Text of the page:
Even a successful COVID-19 vaccine might not end the pandemic

Despite optimism that a COVID-19 vaccine could be developed in the next year or two—or, if Operation Warp Speed works, perhaps by the end of 2020—it may not be enough to end the pandemic.

Medical experts are warning even if a vaccine is developed in that time frame, it’s possible labs won’t be able to manufacture enough of the vaccine to establish herd immunity.

At least 70% of a population must be immune for herd immunity to exist, according to scientists at Johns Hopkins. Medical experts say it may take years to produce enough of the vaccine to achieve herd immunity, and efforts could be hindered if development is not approached globally.

More than 100 COVID-19 vaccines are in progress, and at least six are being tested, according to Nature Research. Health experts are already warning a nationalistic approach to developing a vaccine won’t be effective. Auctioning off the vaccine to the highest bidder may not be the most effective way to establish herd immunity and could take longer to drive down COVID-19 cases.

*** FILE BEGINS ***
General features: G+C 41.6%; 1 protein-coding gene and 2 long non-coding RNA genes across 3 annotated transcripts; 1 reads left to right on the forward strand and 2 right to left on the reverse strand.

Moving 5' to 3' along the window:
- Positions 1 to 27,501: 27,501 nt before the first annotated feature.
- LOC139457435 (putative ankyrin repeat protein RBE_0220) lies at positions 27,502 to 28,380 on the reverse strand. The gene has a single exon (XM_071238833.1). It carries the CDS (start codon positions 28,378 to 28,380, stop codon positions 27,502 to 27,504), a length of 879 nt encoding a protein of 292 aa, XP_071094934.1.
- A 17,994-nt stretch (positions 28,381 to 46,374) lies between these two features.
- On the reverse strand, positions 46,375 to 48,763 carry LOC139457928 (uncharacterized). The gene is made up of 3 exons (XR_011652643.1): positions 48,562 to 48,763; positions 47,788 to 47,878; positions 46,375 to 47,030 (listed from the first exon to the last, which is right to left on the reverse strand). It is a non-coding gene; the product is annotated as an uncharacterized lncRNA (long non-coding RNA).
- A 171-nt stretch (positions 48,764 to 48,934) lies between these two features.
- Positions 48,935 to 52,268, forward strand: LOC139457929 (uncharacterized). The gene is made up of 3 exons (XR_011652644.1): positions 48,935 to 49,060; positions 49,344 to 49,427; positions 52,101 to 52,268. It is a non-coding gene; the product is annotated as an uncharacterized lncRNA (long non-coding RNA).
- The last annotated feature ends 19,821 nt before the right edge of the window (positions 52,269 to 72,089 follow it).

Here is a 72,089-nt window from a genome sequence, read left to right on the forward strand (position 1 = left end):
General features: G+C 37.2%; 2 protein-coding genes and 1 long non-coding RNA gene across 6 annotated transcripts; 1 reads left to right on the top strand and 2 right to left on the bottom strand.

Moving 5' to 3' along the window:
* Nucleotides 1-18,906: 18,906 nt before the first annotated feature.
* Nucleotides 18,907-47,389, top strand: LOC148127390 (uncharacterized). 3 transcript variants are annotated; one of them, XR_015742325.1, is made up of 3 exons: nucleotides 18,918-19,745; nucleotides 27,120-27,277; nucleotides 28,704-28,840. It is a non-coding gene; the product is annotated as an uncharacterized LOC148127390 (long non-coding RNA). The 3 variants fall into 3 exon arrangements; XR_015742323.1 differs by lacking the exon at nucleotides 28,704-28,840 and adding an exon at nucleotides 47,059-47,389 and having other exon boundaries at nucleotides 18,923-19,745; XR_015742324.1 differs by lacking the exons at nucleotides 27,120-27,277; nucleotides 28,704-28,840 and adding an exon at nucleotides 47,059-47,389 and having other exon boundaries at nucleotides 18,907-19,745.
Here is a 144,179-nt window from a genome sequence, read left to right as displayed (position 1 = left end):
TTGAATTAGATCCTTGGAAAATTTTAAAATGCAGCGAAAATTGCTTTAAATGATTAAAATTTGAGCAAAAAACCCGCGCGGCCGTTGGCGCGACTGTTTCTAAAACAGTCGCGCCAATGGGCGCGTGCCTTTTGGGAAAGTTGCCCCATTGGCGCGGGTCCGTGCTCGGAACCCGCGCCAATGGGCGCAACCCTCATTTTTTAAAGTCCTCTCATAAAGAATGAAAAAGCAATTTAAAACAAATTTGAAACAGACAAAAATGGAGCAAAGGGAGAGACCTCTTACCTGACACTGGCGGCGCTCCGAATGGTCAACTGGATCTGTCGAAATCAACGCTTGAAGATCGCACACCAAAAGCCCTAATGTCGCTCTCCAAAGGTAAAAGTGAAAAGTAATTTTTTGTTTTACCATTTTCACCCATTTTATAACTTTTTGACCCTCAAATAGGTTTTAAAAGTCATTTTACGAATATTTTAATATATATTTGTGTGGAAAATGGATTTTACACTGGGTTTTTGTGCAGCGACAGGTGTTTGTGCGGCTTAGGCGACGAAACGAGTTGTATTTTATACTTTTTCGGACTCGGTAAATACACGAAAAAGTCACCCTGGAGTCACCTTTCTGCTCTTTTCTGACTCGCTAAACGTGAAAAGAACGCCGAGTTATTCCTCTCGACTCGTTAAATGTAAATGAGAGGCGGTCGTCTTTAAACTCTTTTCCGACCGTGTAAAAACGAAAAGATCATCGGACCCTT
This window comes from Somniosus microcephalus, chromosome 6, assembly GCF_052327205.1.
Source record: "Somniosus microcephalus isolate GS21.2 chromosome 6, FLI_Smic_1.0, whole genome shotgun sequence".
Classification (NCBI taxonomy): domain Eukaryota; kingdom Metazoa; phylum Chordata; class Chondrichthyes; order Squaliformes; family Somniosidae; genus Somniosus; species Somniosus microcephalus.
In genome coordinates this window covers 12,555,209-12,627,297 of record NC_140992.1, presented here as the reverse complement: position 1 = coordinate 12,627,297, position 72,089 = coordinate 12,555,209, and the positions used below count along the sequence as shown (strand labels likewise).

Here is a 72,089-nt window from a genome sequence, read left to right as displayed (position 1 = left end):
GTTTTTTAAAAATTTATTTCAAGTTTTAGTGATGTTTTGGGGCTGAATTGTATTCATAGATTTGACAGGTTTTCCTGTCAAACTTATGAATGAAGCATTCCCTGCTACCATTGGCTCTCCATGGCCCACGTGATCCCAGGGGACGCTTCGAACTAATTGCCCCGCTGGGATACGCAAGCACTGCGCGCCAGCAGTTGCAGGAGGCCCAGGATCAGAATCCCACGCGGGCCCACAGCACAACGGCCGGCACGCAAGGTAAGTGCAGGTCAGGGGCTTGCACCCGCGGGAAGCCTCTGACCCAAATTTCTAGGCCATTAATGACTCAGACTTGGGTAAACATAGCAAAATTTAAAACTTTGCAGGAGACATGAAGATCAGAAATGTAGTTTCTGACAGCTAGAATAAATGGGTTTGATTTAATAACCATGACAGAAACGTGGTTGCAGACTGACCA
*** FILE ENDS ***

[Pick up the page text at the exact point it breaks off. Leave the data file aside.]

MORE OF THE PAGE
The World Health Organization is working to test vaccines globally to find the most effective ones and prioritize distribution to establish herd immunity. This could mean healthcare workers worldwide could receive a vaccine before general populations, according to Nature Research.

But it might be a while before the pre-pandemic way of life can return.

As Johns Hopkins wrote in April, “The physical distancing measures needed may vary over time and will not always need to be as strict as our current shelter-in-place laws. But unless we want hundreds of millions of Americans to get infected with [the coronavirus] (what it would take to establish herd immunity in this country), life is not likely to be completely ‘normal’ again until a vaccine can be developed and widely distributed.”

Sources: Johns Hopkins Bloomberg School of Public Health, Washington Post, Nature Research, Business Insider

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